by Karen Hastings, Hertfordshire
Changing the way you think in order to improve the way you feel, forms the basis of cognitive approaches to mental-wellbeing. Cognitive therapies recognise that our thoughts can affect our understanding of the outside world. Depressed people (i.e. people that practice depressed thoughts!) experience the world in a different way to others. For example, they may perceive colours less vibrantly, food can seem bland and unpleasant, and safe everyday situations can seem threatening. They often predict bad outcomes from actions and events where others would expect positive consequences. A depressed persons world is likely to be experienced significantly differently to a happy person’s. However, to an observer their circumstances could appear the same.
Cognitive therapy and related approaches such as NLP (neuro-linguistic-programming) are very effective at helping people recognise the thinking habits behind problems such as depression, anxiety, panic disorders and phobias. There are many cognitive techniques for testing negative thinking patterns and developing new more adaptive ways of thinking. If you are considering cognitive therapy, expect to commit to homework tasks and regular practise of these techniques.
Negative thoughts are usually fairly easily identifiable with the help of a therapist. In order to bring about a more global change, it’s often necessary to go beyond the thoughts we have to the deeper levels of our cognition – our beliefs.
Most people rarely think about their beliefs, how they developed, their role in guiding your life or whether they are helpful and supportive.
That’s because our beliefs have often been with us for a very long time. Very often we develop them in childhood. For example, a child may learn that ‘dogs are dangerous’ or ‘dogs are friendly’, depending on his experiences related to dogs. As that child grows up, it is likely that he will become more flexible in his belief about dogs, able to judge individual dogs for friendliness or dangerousness. This happens in most areas of our lives, as the more rigid beliefs from childhood, evolve and become more flexible as we develop.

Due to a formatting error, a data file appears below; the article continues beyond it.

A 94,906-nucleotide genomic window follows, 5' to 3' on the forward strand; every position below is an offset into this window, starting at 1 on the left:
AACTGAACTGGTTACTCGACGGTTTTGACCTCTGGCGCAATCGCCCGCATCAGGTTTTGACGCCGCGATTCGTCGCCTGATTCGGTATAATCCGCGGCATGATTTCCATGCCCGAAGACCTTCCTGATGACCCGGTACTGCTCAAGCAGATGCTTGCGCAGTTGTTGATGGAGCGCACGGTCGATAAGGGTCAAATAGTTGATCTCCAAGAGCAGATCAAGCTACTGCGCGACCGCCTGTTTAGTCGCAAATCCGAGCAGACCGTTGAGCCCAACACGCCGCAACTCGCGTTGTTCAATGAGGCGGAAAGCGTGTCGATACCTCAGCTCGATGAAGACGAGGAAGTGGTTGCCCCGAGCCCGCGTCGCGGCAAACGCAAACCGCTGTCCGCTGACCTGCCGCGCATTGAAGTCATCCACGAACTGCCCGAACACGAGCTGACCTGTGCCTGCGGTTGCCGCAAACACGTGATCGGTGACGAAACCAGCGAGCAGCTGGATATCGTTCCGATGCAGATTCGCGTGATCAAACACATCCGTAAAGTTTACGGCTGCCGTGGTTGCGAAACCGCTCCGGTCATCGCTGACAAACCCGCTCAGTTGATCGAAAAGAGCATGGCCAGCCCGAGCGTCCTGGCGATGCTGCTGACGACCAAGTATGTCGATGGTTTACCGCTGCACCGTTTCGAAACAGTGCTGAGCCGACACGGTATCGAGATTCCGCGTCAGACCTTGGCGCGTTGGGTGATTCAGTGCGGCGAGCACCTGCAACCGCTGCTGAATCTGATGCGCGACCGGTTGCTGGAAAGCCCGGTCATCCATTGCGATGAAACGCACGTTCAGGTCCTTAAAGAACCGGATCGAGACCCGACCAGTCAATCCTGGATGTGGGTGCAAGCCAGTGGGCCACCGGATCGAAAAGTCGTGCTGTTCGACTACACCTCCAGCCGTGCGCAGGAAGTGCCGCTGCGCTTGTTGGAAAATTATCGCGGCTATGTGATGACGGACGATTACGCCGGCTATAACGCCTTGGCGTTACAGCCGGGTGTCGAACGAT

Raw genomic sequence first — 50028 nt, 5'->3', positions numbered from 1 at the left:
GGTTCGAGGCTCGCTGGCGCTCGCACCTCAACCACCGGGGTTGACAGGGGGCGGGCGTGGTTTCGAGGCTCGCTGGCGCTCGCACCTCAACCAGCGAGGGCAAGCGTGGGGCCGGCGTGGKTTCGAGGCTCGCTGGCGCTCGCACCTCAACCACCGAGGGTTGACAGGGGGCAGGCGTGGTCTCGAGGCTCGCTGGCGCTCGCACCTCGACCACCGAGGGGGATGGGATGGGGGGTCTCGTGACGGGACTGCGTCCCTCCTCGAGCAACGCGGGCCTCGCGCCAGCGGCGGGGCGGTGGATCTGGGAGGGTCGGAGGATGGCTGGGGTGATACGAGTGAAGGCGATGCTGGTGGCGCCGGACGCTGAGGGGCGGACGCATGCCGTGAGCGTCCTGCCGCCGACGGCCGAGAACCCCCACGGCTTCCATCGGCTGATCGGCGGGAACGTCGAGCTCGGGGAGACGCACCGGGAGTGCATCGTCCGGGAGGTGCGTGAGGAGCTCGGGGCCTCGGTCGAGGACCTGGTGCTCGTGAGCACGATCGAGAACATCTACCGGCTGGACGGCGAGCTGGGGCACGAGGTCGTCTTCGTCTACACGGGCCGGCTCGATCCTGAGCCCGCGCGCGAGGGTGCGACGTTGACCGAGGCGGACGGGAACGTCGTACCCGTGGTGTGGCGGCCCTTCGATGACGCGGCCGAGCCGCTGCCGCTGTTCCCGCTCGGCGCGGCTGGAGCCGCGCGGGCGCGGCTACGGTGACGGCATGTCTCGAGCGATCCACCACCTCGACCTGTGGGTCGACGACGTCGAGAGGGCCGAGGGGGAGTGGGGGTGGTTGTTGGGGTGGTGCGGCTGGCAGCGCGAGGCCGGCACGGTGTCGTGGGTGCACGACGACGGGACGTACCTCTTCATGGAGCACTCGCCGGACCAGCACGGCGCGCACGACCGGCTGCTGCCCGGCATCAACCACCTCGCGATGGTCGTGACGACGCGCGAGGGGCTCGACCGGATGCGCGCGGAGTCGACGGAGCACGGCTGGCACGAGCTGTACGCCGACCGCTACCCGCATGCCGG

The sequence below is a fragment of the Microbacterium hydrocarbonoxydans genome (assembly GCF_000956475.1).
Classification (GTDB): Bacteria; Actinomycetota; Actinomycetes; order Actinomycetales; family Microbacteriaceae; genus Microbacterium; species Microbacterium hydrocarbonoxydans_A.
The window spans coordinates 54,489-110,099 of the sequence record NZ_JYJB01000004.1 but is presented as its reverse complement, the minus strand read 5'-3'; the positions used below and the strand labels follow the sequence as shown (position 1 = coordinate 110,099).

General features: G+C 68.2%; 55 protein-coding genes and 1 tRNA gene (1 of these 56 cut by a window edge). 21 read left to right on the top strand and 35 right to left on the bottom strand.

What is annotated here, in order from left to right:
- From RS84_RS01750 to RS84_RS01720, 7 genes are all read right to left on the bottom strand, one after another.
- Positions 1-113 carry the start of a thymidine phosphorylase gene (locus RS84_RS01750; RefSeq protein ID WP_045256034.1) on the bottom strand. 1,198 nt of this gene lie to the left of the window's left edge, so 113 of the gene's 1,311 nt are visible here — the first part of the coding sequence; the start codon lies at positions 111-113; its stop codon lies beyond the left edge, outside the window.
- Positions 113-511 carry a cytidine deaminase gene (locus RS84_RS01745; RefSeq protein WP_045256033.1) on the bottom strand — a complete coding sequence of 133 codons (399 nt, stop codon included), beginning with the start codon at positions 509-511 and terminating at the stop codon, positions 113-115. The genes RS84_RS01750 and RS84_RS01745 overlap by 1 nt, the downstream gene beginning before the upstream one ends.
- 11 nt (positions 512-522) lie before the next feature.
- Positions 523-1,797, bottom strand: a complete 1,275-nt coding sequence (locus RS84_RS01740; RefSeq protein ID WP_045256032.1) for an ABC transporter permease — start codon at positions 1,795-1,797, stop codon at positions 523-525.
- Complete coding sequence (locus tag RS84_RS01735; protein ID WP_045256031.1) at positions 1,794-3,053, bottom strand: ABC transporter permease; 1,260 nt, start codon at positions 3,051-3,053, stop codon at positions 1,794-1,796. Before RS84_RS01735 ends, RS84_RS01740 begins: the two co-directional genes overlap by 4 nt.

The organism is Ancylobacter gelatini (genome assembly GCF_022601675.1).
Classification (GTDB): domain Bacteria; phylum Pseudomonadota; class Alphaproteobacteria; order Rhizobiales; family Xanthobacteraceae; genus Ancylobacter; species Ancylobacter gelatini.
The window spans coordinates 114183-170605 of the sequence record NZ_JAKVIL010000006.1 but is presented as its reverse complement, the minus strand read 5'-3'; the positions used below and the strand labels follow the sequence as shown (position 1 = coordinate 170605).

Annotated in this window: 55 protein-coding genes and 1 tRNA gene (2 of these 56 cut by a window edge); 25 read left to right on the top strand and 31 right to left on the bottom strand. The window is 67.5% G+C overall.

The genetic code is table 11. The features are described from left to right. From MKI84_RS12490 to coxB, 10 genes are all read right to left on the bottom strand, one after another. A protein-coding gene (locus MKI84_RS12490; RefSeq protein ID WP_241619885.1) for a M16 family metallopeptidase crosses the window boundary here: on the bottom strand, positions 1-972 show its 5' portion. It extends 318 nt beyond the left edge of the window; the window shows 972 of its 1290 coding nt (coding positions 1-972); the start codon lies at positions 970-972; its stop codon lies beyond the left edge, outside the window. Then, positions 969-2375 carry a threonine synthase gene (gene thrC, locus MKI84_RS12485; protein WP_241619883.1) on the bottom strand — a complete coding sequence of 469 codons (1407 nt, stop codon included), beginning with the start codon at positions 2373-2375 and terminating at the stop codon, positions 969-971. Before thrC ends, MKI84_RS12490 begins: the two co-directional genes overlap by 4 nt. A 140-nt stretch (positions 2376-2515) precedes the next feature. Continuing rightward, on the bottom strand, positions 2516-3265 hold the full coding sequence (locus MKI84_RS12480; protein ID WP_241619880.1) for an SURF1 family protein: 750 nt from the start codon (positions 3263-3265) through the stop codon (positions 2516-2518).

However, this is not always the case. Sometimes negative beliefs develop due to trauma or consistent negative interactions or early life experiences. These beliefs often remain fixed in adulthood even though they hold the person back or negatively impact on their lives. Often they are taken as the absolute truth.
Beliefs form the core of your identity. Holding beliefs about yourself, your world and others that are unconstructive and not necessarily true, can be bad news for your self-esteem. Beliefs influence on your emotional experience and behaviour by colouring how you see the world.
Every belief you have is a generalisation or simplified way of viewing the world. Generalisations by their very nature are distortions. Often when I see clients for therapy it is possible to find a distorted belief behind the problem. For example ‘I am worthless’ is a belief, which promotes depression.
Your beliefs can actually determine outcomes. This is because your beliefs effect what you focus on or pay attention too. So for example, if you focus on being un-likeable, your unconscious mind will be on the lookout for examples of people not liking you and will find various ways to bring this to your attention. Whilst this is going on, you are of course ignoring evidence that shows you are in fact liked by all sorts of people.
I practice NLP, CBT therapy in Hertfordshire and I am also a hypnotherapist, Hertfordshire. People often come to see me with difficulties, which can be traced back to limiting beliefs e.g. “I am unattractive”, “I am a bad person”. Of course, it is not always obvious to them that they are holding onto damaging beliefs about themselves and their world, which prevent them from growing and developing or doing things they want too.
NLP and CBT therapy and Hypnotherapy, Hertfordshire has proven methods for empowering people to challenge and even eradicate illogical beliefs. The result can mean seeing the world in new and fresh ways.
About the Author
Karen Hastings, has a degree in Psychology and is also a Mental Health Occupational Therapist, Master NLP practitioner, and Hypnotherapist, in Hertfordshire.Karen has NHS and private practice experience of using cognitive approaches to support people in overcoming a range of problems. Karen is based in Hertfordshire. For further information visit http://www.karenhastings.co.uk.